• [0054]
    FIG. 1 shows one embodiment of the measuring apparatus according to the invention comprising the fluidic microsystem 10, the detector device 20 and the field forming device 30. The fluidic microsystem 10 is shown only in part with an electrode arrangement of cage electrodes 1-4 and optionally provided deformation or impedance measuring electrodes 5, 6. The electrodes 1-6 are microelectrodes known per se, which are arranged on bottom, side and/or top walls of a compartment, e.g. a channel 12 of the fluidic microsystem. The channel 12 is flowed through by a suspension fluid in arrow direction A. The analysis area 11 is formed between the ends of the electrodes (tips of the electrodes) of the electrode arrangement 1-6, in which analysis area the abovementioned positioning and deformation of the object O to be analyzed are carried out. The analysis area 11 may be formed at a point where the channel 12 intersects another channel (not shown) of the microsystem, in order optionally to expose the object O in the held state to a treatment fluid, which is fed through the other channel.
  • [0055]
    The detector device 20 comprises a microscope 21, a camera 22 and an image data memory 23, which cooperate in a known manner. The microscope 21 is for example an IX70 (manufacturer: Olympus) with a CCD camera 22 of the Sensicam Vision type (manufacturer: Photonics).
  • [0056]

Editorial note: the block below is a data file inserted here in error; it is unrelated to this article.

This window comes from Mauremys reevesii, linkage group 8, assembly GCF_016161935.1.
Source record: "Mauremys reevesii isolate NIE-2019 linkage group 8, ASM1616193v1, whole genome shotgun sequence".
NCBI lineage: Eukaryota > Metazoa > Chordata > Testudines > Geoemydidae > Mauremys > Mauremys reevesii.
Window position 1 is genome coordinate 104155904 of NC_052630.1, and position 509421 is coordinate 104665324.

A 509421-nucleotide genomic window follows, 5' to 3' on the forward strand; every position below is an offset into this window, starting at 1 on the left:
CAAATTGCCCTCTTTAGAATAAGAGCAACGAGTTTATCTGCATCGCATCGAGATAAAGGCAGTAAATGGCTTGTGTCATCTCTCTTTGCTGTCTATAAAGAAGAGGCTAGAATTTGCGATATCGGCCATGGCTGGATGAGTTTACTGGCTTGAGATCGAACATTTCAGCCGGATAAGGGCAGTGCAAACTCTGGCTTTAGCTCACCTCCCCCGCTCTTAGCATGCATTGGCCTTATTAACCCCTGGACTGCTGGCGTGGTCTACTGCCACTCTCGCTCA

The field forming device 30 contains a high-frequency generator 31 and a switching device 32. Both components may be integrated in a common circuit. The high-frequency generator is a voltage source for generating high-frequency electric voltages, typically in the voltage range from 0.1 to 10 Vrms and in the frequency range from 1 kHz to 100 MHz. The output voltage values, phases and frequencies of the voltages generated by the high-frequency generator 31 can preferably be adjusted manually or by means of the control device 40.
  • [0057]
    In order to manipulate, in particular deform, biological cells by means of negative dielectrophoresis, the frequency of the high-frequency voltage can advantageously be adjusted as a function of the external conductivity in such a way that the membrane of the analyzed cell is fully charged. To this end, the frequency is selected to be much smaller than the reciprocal value of the membrane relaxation time τcm (f<<fm). The membrane relaxation time is linked to the conductivities in accordance with equation (2): f m = 1 2 πτ m τ m = ɛ 0 ɛ m R h ( 1 σ c + 1 2 σ e ) ( 2 )
  • [0058]
    In this case, the cell can only be elongated in accordance with equation (3): P D = 9 2 ɛ 0 ɛ m E 2 cos 2 [ Θ ] R h ( 3 )
  • [0059]
    At high frequencies f>>fm, the cell membrane is capacitively bridged over, so that the cell is either elongated or compressed as a function of the external and internal conductivities (see equation (1), above).
  • [0060]